Building and Running Samples

Samples must be built on the host. In order to run the samples, you must be logged onto the target system.

Building the OpenGL ES 2.0 Samples

The samples are provided with source code and a Makefile.
To build the samples
1. Make a copy of the default binaries.
2. On the host system, execute these commands:
cd <top>/drive-t186ref-linux/samples/opengles2/<sample>
make clean
Where <sample> is the name of the sample you wish to build. For example, gears.
If the copytarget script is invoked without specifying a <targetfs_dir>, the script corrupts the host system files.

Using NV_WINSYS when Building Graphics Samples

The platform includes a default window system, but additional window systems are also supported. Each of the graphics samples may be built for all the supported window systems for a given platform.
To switch to a different window system
Export NV_WINSYS with one of these values:
direct-to-display (For Vulkan samples only)
Binaries are saved in separate subdirectories depending on the window system with the same name, so you can maintain the output for multiple window systems.
For example, building gears for all the window systems results in the following directories being populated with gears executables:
The following table illustrates window system support for the samples under the opengles2 and Vulkan directories:
Supported NV_WINSYS Values
x11 (Linux only)
egldevice, wayland, screen (QNX only)
Vulkan (Linux only)
direct-to-display, wayland, x11 (Linux only)

Copying the OpenGL ES 2.0 Samples to the Target FS

Run the copytarget script, passing in the path to the targetfs to ensure that the new binary is copied to the target:
<top>/drive-t186ref-linux/utils/scripts/copytarget-samples <targetfs_dir>

Running the OpenGL ES 2.0 Samples

By default, if no command line arguments are supplied, the sample applications run at a native resolution for the connected display.
The sample apps can be run directly on EGLDevice, or on top of a window system. To run the samples on top of a window system, the window system must first be started. Supported window systems include:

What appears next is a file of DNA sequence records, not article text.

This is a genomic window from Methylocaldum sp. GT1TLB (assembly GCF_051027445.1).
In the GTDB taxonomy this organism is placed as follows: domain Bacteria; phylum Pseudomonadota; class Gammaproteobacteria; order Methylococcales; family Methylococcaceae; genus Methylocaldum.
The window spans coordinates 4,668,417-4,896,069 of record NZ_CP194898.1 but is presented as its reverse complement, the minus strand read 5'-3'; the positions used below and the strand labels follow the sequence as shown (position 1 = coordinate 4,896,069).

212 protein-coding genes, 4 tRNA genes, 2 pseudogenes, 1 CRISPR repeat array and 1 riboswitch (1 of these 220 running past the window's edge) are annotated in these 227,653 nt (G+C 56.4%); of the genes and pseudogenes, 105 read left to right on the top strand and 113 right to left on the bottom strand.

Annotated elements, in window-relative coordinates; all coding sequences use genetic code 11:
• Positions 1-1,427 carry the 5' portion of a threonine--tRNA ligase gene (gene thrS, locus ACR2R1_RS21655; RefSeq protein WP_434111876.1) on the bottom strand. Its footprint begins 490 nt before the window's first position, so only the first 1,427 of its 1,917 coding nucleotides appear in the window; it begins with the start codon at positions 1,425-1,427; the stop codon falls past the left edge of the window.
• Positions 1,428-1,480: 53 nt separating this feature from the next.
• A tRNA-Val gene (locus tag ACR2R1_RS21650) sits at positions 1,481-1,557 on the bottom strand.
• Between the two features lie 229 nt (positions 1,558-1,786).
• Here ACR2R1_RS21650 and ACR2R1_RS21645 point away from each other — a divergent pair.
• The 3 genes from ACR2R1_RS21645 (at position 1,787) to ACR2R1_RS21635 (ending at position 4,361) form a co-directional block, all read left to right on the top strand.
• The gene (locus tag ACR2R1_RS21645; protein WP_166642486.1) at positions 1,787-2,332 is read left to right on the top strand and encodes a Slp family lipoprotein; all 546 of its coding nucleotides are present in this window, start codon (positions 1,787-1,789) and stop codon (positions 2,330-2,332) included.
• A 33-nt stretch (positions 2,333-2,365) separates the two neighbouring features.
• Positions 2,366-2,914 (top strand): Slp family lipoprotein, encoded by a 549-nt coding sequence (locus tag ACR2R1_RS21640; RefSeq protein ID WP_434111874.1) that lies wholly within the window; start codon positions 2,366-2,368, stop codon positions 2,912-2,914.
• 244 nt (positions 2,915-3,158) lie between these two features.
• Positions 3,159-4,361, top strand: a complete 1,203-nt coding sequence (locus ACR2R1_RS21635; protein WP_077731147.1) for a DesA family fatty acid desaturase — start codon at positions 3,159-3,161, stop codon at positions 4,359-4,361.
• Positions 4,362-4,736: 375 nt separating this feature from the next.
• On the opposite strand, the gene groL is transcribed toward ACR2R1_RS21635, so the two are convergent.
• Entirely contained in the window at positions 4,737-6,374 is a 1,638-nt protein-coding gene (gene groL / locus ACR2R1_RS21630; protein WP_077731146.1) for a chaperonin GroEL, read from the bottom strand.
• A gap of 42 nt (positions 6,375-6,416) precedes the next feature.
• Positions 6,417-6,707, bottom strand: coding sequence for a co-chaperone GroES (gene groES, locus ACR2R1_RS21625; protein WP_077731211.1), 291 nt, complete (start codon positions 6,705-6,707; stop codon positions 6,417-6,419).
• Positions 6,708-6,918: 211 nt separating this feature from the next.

For operating instructions, click on the link for your desired window system.
Using the egldevice version of gears as an example, run the sample with the following commands:
cd /home/nvidia/drive-t186ref-linux/samples/opengles2/gears/egldevice

Resolution Selection

Set the application's output resolution with the following flag:
-windowsize <xres> <yres>
This is the window size of the application.
Set the screen resolution with:
-screensize <xres> <yres>
Use this option to set the screen size when there is no window system running, as is the case for egldevice. When a window system like X11, Weston, or QNX Screen is running, the screen size is already set, and this option is ignored.
To specify a desktop offset, use the flag:
-windowoffset <xoffset> <yoffset>

Layer Selection

When running egldevice versions of the graphics samples, applications can select the overlay where to direct the sample output. Only one application can run per overlay, and the number of overlays per display head varies depending on the hardware configuration.
-layer <depth>
For example, on NVIDIA DRIVE™ AGX Platform, valid values are -layer [0|1] for -dispno [0|1] and -layer 0 for -dispno [2|3].
Here, dispno is the display number that is assigned serially from 0 through 3 for the four displays on a DRIVE AGX SoC.

Antialiasing Specification

Specify multi-sample antialiasing (MSAA) with:
-msaa <numsamples>
The numsamples specified are platform dependent.
Valid values are 2, 4, or 8.

Program Binary Selection

Applications use this option to load the pre-compiled shader program binary from its current execution path. The program binaries are generated for all supported architectures when the make command is run. These binaries are generated into separate directories, each with the supported architecture name. The correct directory name needs to be specified when running the sample app.
If the program binaries are not present, the application creates the program binary from shader source and saves the created program binary in the current execution path. The application can then use these saved program binaries on the next run. The flag to control use of program binary is:
-useprogbin <boolean>
Where <boolean> is either 0 or 1.

Display Selection

When running egldevice versions of the graphics samples, applications can select the output device with the command:
-dispno <number>
Possible values for <number> are 0, 1, 2, etc. <number> corresponds to a display node. For example:
-dispno 0: sets the display on /dev/tegra_dc_0
-dispno 1: sets the display on /dev/tegra_dc_1
-dispno 2: sets the display on /dev/tegra_dc_2
Each /dev/tegra_dc_<number> can be a different display type.